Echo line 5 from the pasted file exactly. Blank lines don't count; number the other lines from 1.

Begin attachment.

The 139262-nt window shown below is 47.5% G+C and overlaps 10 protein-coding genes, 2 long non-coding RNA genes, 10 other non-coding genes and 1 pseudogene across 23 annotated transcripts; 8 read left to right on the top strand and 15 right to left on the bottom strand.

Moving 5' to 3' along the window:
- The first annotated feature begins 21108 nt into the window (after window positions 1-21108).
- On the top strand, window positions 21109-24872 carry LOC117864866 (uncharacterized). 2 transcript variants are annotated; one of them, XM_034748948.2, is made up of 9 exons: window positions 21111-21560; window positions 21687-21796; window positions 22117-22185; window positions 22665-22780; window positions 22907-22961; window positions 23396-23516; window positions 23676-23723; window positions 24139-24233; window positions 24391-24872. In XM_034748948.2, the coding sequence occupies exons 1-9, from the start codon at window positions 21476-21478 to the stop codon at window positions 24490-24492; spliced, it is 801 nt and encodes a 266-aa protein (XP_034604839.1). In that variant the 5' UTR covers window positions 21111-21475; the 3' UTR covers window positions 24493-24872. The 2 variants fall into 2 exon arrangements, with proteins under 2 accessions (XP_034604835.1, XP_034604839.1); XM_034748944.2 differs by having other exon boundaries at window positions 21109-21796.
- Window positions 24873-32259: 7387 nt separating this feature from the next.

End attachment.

- Window positions 24873-32259: 7387 nt separating this feature from the next.